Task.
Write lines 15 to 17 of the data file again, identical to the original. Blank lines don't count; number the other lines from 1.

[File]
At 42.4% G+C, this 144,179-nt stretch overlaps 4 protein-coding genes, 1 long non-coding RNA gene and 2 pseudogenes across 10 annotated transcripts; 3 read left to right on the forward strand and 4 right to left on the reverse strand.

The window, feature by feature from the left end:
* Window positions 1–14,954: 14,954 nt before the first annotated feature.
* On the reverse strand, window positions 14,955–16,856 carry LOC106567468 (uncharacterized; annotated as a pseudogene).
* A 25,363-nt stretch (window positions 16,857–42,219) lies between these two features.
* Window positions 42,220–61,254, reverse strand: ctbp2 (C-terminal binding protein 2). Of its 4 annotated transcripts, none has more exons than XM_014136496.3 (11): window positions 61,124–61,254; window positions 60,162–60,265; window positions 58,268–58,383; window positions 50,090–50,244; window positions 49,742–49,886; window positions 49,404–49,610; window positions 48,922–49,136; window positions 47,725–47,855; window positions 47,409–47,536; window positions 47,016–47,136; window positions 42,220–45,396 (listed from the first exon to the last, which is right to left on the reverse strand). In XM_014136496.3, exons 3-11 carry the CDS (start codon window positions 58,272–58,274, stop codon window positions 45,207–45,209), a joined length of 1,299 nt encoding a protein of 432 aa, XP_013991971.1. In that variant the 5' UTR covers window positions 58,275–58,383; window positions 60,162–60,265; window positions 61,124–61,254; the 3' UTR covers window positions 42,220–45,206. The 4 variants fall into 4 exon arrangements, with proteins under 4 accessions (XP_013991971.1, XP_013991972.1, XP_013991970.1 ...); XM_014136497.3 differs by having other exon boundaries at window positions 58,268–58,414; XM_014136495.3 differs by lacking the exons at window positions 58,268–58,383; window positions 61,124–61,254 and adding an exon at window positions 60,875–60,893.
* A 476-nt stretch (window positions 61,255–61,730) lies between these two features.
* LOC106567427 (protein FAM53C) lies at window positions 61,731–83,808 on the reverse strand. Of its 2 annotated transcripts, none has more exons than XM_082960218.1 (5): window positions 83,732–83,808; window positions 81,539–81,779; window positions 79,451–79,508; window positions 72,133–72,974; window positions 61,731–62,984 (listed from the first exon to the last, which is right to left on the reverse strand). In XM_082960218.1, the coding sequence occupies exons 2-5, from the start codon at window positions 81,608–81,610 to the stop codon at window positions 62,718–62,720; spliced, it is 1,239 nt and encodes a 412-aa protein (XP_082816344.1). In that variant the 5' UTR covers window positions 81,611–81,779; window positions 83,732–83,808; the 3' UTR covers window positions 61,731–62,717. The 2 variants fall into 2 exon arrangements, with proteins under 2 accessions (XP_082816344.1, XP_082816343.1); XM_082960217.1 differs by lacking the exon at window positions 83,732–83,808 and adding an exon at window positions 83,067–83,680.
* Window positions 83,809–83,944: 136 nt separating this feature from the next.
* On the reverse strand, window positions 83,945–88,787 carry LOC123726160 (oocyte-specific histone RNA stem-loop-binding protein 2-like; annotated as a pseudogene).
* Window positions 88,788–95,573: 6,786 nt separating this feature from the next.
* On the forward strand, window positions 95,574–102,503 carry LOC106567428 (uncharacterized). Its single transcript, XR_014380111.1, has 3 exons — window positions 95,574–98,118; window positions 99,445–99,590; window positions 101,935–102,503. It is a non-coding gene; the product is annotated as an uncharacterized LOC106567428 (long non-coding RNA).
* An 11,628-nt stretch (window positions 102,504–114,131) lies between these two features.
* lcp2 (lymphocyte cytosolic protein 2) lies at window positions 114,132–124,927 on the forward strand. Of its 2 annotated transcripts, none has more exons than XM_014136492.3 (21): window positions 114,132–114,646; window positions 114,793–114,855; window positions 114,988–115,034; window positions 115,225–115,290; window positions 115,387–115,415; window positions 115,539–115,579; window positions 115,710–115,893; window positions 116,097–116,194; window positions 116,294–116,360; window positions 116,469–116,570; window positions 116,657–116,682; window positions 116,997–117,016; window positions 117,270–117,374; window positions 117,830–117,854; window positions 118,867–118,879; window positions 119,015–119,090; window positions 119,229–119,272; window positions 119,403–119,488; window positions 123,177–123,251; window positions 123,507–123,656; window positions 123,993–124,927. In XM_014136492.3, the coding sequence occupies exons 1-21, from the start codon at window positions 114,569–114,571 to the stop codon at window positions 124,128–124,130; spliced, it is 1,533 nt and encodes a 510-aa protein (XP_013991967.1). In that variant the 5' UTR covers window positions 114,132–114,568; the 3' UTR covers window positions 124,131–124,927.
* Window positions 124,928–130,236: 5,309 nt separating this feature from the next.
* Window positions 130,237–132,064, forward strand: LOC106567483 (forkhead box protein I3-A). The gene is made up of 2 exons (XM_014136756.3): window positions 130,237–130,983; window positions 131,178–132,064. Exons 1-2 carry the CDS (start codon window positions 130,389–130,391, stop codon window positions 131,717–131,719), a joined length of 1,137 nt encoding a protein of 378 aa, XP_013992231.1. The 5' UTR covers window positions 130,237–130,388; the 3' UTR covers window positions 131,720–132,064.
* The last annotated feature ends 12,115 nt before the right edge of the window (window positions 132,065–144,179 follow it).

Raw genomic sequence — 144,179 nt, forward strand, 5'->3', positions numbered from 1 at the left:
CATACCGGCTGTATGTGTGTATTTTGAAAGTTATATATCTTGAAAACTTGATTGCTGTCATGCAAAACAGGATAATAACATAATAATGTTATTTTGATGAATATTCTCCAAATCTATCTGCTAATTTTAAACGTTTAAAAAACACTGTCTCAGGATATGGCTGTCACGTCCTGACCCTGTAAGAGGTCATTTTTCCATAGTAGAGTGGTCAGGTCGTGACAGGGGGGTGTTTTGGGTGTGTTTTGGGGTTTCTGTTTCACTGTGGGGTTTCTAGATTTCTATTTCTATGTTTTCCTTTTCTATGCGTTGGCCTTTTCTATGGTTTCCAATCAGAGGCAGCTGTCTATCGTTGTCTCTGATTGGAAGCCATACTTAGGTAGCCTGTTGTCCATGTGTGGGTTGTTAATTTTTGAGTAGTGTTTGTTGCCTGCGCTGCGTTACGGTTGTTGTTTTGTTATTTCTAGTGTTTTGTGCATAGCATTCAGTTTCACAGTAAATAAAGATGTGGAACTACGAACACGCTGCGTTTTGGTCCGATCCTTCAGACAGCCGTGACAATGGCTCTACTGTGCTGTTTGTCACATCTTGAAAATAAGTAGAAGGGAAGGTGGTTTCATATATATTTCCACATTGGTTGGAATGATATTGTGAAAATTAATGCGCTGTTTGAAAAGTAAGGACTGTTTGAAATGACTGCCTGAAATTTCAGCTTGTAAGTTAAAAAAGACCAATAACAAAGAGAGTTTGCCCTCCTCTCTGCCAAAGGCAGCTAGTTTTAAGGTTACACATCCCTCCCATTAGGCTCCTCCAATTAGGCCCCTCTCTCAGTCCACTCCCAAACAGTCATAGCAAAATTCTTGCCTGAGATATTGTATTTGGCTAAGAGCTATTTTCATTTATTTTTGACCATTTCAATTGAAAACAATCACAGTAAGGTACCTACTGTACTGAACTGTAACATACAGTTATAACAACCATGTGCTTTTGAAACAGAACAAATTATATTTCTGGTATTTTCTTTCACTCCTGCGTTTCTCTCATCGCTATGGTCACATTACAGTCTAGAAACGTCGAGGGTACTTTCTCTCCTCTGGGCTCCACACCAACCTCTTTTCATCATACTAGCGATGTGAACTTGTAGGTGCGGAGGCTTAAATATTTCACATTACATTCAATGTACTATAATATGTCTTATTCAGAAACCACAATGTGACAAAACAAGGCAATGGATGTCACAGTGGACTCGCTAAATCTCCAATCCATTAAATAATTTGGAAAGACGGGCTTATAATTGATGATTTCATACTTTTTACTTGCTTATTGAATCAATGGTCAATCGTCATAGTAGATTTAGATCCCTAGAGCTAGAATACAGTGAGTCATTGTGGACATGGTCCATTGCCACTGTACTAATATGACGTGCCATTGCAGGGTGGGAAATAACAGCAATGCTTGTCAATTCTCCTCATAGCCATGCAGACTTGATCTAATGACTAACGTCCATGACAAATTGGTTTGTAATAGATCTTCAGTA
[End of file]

* Window positions 124,928–130,236: 5,309 nt separating this feature from the next.
* Window positions 130,237–132,064, forward strand: LOC106567483 (forkhead box protein I3-A). The gene is made up of 2 exons (XM_014136756.3): window positions 130,237–130,983; window positions 131,178–132,064. Exons 1-2 carry the CDS (start codon window positions 130,389–130,391, stop codon window positions 131,717–131,719), a joined length of 1,137 nt encoding a protein of 378 aa, XP_013992231.1. The 5' UTR covers window positions 130,237–130,388; the 3' UTR covers window positions 131,720–132,064.
* The last annotated feature ends 12,115 nt before the right edge of the window (window positions 132,065–144,179 follow it).